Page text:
Boost for new cancer therapies

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New Cancer Treatment

Scientists have revealed the critical role a key enzyme plays in helping cells divide in what could prove an important breakthrough for new cancer therapies.

Cells divide to form two identical cells as part of the body's natural development and replenishment processes but when cells divide in an abnormal manner, tumours can develop.

Research has shown that an enzyme called 'Polo kinase' is involved in normal cell division but that it also goes into overdrive in cancer helping cells to multiply in an uncontrolled way.

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Clinical trials on drugs that block the actions of Polo kinase started in the United States last year but the complete picture of how the enzyme assisted the cell-division process has not been clear until now.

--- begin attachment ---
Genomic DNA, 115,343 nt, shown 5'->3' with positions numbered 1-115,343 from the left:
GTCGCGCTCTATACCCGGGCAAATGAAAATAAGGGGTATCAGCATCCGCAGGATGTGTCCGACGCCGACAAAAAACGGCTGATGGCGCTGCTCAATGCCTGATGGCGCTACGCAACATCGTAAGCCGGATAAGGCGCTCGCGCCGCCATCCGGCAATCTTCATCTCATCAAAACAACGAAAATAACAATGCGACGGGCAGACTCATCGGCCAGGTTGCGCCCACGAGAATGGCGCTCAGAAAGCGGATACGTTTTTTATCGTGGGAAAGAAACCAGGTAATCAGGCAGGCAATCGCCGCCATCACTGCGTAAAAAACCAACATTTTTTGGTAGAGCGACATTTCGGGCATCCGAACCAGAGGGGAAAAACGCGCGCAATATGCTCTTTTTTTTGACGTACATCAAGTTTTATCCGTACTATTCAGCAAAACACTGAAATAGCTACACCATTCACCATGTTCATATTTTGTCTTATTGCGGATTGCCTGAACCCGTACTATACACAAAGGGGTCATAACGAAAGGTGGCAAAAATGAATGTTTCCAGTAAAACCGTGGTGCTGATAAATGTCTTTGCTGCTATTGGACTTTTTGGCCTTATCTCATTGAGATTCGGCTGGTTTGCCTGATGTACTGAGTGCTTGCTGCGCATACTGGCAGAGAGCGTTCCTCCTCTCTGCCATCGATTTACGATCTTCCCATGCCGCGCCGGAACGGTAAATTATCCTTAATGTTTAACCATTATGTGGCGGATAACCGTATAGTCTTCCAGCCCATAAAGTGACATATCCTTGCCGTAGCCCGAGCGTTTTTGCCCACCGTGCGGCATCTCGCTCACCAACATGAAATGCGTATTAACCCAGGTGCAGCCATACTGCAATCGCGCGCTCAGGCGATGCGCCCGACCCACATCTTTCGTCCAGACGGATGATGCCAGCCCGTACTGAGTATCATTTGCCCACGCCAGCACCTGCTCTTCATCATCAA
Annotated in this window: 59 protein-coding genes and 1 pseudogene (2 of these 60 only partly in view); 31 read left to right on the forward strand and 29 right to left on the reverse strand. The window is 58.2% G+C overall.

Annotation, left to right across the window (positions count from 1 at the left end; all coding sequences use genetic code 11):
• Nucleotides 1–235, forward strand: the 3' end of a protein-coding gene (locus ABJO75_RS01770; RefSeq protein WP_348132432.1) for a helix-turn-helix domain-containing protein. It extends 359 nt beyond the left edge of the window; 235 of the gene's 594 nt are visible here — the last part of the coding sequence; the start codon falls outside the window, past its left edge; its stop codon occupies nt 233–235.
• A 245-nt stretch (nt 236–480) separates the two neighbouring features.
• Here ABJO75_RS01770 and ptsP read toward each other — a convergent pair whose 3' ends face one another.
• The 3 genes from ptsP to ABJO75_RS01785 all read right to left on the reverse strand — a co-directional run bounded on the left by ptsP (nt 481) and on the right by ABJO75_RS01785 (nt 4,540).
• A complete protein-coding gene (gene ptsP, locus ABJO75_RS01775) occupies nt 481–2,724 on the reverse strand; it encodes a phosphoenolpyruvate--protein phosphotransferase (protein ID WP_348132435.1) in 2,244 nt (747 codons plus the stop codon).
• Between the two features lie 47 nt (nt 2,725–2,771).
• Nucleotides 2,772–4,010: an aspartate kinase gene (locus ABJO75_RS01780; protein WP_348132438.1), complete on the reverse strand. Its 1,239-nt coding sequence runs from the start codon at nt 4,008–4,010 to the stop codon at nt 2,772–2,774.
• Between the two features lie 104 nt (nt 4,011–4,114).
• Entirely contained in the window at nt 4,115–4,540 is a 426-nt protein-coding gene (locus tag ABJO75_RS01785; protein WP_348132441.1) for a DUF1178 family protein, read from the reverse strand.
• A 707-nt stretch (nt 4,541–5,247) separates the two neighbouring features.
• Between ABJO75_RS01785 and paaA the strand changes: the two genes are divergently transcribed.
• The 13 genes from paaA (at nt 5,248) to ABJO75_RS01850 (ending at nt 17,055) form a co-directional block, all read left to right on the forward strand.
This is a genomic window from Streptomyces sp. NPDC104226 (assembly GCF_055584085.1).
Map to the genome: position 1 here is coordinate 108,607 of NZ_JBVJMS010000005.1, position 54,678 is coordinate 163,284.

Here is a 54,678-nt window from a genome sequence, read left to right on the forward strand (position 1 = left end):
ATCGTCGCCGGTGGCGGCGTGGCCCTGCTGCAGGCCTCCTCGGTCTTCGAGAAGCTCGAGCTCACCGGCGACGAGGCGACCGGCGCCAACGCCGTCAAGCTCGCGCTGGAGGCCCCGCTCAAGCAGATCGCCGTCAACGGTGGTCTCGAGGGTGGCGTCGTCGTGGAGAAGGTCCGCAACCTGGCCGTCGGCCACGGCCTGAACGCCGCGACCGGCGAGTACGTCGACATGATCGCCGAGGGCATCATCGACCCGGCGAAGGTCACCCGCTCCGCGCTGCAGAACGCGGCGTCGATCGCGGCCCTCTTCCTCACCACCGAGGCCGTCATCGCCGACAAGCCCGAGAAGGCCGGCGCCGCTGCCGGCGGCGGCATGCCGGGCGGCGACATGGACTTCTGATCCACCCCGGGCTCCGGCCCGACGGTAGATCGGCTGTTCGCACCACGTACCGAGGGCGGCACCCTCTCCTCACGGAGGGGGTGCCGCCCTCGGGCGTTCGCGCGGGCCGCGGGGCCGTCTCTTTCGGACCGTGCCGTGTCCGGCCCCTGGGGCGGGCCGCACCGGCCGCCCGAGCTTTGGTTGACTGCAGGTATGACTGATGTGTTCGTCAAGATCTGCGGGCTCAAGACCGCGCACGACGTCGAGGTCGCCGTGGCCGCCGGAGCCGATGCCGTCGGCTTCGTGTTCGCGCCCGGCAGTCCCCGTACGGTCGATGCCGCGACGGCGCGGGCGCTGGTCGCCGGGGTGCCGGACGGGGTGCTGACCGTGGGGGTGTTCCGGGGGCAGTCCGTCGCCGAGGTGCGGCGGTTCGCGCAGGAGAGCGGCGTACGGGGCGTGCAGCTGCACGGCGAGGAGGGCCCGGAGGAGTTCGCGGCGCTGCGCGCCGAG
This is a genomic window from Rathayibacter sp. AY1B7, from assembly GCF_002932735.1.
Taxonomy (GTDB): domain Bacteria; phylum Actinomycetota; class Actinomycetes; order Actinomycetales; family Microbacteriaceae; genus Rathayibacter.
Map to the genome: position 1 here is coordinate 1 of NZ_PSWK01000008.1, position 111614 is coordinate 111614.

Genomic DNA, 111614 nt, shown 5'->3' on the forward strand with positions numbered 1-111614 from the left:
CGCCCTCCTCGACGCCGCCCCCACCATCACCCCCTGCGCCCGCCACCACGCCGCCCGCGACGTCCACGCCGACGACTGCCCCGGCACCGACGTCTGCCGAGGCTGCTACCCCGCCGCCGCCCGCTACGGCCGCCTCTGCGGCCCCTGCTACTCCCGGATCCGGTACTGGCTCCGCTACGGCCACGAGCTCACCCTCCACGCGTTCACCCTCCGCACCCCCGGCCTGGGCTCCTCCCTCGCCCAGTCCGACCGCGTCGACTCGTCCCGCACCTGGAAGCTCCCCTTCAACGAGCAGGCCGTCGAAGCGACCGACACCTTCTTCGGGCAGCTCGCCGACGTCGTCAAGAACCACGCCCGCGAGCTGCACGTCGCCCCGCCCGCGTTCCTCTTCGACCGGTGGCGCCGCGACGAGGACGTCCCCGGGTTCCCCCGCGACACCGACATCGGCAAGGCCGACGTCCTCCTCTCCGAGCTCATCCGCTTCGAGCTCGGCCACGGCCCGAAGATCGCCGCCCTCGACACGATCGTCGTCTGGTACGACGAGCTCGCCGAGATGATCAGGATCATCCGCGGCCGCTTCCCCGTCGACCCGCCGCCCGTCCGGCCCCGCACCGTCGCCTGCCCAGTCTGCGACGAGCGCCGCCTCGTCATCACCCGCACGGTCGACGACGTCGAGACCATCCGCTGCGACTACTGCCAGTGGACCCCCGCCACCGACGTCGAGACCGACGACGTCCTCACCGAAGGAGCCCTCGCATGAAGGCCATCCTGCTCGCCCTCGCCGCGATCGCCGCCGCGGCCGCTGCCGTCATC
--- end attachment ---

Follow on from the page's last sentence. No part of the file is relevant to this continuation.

Writing in the highly respected science journal, Nature, a team of researchers from the Universities of Manchester and Newcastle-upon-Tyne have described a new way in which the enzyme works.

"Enzymes are proteins that speed up or 'catalyse' the body's chemical reactions such as those required for normal cell division," explained Professor Andrew Sharrocks, lead researcher in Manchester's Faculty of Life Sciences.

"As its name suggests, the enzyme we have studied is from a group known as kinase enzymes which use a particular chemical

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